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Friday, September 19, 2014


Knives are the tools we most use in our kitchens so we need to take proper care of them. But first, for those of you that need a few lessons on what knives to purchase, I'll go over some with you and then we'll get into maintaing them. And remember when ever you buy any knife, you want to hold it in your hand, and see if you like the feel. Such as the handle, the length of the blade as well as weight, to the way it looks. If you are a golfer you know what I'm talking about, you need to love the look of your knife first,if it doesn't look good? There's no chance you'll pick it up or oder it online.

CHEFS KINFE: This is your go to knife for slicing, chopping, mincing, in other words this is your main weapon. There are different styles of chef's knives, from stamped stainless steel, to forged stainless steel, from wooden handles, to rubber and other composite handles, it can get pretty confusing.

1. An 8" blade chef's knife is a good length for basic home kitchen use, a 10" even by professional chefs are a bit cumbersome, though longer blades is great for slicing through thick skinned pumpkins that are huge, or firm cheeses. A 6" blade is too short for general use, but works well as a veggie slicer or fruit knife, unless you're a true artist with food, don't waste time with buying one, I have one, but seldom ever use it.

2. A paring knife is a knife you'll use to peel carrots, or potatoes, or to use to cut out some smaller pieces out of an apple or the like, it really comes in handy when you misplace your vegetable peeler.

3. A 7" Fillet knife (also can be used as a boning knife), this knife is generally flexible and narrow with a pointed tip, it is used for removing meat from bones like chicken, fish etc.

4. A meat cleaver made for breaking through bones, like spare ribs, and short ribs. Some call it a hacker, generally on the heavy side. It does come in handy when you want to save money and buy meats with bone in. Butchers will charge more for the service and the packaging. 

5. A carving set with a fork, you'd probably use it during two dinners, one would be Thanksgiving, and the other Christmas when you got a rib roast or turkey to carve up. Don't spend an arm and a leg for this, Macy's or Walmart has good carving sets for a low price.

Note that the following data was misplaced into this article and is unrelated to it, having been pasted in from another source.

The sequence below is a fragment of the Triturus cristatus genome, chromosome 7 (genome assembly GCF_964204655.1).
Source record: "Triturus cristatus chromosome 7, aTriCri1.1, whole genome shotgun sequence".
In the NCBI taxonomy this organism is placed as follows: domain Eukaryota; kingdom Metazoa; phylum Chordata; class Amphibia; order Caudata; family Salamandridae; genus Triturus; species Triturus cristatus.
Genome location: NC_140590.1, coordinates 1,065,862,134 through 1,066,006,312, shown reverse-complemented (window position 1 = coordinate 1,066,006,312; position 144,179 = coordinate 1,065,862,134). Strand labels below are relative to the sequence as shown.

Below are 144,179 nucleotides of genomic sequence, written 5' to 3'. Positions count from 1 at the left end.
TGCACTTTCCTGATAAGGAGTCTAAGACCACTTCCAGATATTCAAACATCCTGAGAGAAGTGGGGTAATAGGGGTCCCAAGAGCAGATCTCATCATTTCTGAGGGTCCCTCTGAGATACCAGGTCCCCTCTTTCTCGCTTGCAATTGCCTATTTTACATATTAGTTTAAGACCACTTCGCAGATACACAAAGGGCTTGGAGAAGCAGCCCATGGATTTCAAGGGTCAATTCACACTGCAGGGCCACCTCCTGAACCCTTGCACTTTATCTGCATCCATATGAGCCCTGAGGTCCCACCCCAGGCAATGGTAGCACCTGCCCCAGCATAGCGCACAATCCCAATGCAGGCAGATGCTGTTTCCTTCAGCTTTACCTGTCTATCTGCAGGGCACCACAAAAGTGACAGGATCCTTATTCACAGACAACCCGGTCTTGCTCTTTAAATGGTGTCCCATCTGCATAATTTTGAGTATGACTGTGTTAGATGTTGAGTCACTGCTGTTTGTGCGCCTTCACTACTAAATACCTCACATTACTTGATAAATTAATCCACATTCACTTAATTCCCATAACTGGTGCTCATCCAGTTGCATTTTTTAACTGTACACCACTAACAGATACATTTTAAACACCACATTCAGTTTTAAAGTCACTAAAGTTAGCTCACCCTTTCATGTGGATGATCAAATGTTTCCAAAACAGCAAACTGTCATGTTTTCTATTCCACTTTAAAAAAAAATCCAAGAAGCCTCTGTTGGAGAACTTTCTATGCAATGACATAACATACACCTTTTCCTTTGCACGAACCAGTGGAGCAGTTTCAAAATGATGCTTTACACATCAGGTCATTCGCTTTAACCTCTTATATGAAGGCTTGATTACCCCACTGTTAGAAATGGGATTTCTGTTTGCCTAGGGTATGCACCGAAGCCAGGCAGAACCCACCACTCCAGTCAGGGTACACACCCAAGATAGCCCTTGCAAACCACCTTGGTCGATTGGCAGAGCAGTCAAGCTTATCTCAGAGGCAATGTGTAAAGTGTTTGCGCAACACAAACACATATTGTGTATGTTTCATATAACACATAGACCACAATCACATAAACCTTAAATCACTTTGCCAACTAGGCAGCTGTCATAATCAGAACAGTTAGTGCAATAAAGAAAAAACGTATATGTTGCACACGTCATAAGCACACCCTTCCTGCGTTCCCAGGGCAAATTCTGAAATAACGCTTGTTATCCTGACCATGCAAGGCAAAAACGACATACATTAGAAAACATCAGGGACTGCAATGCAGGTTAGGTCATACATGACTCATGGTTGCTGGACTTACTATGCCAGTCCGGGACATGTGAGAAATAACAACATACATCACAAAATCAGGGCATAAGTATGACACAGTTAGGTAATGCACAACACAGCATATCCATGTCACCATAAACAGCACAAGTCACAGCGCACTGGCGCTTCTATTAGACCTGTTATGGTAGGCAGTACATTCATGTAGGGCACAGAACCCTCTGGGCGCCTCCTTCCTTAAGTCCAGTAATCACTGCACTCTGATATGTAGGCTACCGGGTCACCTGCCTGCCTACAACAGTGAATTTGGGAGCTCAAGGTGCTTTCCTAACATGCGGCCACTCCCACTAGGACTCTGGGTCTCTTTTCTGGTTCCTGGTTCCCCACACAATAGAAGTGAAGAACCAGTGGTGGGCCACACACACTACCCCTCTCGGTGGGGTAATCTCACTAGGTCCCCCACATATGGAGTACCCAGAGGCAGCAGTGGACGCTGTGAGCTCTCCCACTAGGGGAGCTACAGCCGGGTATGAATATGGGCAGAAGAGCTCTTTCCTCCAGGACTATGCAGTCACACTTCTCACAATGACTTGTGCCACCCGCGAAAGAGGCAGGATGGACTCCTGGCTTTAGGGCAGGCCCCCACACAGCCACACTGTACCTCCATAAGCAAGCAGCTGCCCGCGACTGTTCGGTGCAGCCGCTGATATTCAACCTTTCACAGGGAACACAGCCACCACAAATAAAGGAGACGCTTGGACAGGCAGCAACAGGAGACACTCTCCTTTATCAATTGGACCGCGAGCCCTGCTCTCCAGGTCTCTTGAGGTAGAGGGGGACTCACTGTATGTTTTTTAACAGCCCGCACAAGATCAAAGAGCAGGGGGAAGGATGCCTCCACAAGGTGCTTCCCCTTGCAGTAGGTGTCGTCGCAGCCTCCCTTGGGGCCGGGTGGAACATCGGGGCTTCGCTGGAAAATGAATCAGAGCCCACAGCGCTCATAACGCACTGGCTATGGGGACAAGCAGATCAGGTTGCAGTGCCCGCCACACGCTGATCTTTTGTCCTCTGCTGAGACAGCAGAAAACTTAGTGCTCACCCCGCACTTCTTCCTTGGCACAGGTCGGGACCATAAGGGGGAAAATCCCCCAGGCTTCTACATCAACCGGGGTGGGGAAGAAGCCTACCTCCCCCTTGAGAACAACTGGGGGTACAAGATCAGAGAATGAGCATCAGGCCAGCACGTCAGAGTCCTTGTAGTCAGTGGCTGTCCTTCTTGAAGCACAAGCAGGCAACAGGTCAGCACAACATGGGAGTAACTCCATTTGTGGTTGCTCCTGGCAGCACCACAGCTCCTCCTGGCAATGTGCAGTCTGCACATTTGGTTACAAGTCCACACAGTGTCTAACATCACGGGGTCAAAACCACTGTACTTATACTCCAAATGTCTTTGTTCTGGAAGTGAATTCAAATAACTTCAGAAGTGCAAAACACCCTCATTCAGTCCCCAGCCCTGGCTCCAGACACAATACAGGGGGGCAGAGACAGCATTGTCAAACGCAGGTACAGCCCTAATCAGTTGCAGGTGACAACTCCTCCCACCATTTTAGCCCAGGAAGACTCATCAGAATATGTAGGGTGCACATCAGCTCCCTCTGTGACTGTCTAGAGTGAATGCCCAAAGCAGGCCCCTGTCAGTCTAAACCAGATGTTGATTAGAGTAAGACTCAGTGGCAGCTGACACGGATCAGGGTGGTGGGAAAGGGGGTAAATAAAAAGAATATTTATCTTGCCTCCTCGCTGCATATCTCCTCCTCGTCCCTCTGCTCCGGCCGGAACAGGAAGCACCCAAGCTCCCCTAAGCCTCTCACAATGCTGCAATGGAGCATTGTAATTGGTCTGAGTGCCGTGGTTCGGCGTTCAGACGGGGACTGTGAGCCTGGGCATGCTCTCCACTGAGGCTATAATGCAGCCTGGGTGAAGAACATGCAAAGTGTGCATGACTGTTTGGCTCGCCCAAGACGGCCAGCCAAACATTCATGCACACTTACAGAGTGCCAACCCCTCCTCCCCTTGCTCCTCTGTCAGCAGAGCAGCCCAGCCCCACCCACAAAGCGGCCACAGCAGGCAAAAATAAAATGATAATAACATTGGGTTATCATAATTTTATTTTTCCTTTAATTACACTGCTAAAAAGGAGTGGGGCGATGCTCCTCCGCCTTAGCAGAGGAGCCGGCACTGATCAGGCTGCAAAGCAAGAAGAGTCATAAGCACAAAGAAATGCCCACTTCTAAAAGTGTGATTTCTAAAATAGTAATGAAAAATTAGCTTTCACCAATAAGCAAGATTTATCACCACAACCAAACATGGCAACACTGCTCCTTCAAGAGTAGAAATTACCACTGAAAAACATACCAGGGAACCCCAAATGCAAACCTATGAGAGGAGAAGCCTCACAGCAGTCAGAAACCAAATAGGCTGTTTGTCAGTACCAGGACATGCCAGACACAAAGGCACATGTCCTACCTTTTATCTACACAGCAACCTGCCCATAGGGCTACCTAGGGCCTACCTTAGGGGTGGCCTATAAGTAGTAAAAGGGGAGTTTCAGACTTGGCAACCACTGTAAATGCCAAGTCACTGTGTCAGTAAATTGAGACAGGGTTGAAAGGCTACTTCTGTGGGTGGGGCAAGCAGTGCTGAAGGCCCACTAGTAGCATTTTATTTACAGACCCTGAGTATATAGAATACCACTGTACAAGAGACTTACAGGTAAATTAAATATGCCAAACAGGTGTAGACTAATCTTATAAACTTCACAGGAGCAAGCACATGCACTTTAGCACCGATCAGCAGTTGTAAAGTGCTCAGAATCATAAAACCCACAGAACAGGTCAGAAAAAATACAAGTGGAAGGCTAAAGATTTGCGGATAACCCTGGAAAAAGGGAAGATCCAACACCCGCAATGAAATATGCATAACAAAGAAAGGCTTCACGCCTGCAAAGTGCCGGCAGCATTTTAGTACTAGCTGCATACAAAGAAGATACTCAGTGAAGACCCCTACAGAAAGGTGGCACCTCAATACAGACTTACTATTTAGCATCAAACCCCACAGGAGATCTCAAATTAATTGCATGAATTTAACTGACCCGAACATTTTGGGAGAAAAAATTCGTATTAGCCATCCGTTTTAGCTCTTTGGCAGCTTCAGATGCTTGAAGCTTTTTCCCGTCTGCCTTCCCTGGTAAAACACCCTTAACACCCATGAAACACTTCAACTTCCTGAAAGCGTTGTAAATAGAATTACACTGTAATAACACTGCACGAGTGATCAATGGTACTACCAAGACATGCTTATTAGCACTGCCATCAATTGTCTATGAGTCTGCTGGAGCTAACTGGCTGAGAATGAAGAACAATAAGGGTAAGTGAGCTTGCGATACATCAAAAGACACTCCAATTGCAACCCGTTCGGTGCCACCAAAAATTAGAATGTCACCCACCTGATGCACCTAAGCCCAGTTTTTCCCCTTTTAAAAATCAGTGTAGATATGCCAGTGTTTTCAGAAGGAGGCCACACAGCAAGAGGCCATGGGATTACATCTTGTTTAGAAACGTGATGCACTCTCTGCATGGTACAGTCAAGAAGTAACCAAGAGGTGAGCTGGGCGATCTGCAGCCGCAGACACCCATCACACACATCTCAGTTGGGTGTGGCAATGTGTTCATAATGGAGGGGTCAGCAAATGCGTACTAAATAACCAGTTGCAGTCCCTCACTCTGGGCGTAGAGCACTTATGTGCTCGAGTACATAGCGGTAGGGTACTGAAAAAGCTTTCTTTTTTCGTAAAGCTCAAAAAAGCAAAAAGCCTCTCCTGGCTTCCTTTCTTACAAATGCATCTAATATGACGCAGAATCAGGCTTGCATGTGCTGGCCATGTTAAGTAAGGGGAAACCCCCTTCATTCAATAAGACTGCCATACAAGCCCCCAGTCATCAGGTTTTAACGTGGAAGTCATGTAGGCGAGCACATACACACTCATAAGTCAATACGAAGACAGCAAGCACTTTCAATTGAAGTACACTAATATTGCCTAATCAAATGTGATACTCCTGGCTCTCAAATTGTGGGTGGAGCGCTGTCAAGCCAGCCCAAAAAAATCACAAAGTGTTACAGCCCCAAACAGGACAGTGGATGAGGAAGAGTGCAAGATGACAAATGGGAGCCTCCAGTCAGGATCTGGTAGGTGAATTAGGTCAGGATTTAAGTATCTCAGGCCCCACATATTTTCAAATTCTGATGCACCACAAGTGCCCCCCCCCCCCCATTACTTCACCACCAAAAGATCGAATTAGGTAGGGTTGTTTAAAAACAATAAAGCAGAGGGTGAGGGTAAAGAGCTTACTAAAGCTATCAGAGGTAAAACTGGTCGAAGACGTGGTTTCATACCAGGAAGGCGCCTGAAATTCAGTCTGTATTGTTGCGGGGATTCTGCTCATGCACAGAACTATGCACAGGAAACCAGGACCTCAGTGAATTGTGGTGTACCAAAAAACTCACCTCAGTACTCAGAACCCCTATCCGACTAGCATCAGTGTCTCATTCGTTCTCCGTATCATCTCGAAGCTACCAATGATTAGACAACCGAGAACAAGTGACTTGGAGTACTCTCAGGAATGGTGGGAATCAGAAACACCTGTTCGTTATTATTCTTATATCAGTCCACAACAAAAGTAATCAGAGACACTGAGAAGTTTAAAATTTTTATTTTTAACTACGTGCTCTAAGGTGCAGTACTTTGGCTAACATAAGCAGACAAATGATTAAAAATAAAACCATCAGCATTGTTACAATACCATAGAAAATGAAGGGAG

Below is the current prices for these knives I am talking about, as far as caring for your knives, keep them in a knife holder magnet attached to the wall, or in a wooden block, keep them out of reach of children, never point the knives at anyone, keep them sharp, clean them with warm anti bacterial soap when cutting or slicing raw or cooked meats. Some cooks will tell you "Don't use soap." I do, and I haven't had a problem yet, just rinse it well, and dry them immediately. Get some lessons on knives, watch Youtube videos on chefs handling knives, and good luck.

$34.56 Victorinox 8" Chef Knife from Amazon

$25.16 Victorinox 7" Fillet Knife from Amazon

$11.99 J.A. Henckels 3 pc. Paring Knife Set Amazon

$48.95 J.A. Henckels 6" Meat Cleaver Amazon

$20.16 J.A. Hencke's 8" Slicer & Fork Set Amazon

And you can purchase a sharpening rod from your local hardware store, just have the clerk demonstrate how to use it, it is a tool to maintain the edge of your knives. Your Chef's knife will need to be sharpened the most. Also once you can't get your knives sharp using the sharpening rod, you can call a professional knife sharpener to give a new edge to your blades, or you can learn from an expert on how to sharpen it yourself, you will need a sharpening stone to do this, and the technique is very important, inexperienced cooks ruin their blades by not taking lessons on sharpening their knives. 

In time you will learn how to slice, dice and chop efficiently, as well as to care for your knives. I've blogged on this subject many times, but it's always good to be updated on the basics of kitchen tools. And your knives are important to you as a home cook, without it you're like a cop without his pistol.

Until next time have a great life!

Ron Sambrano
© 2014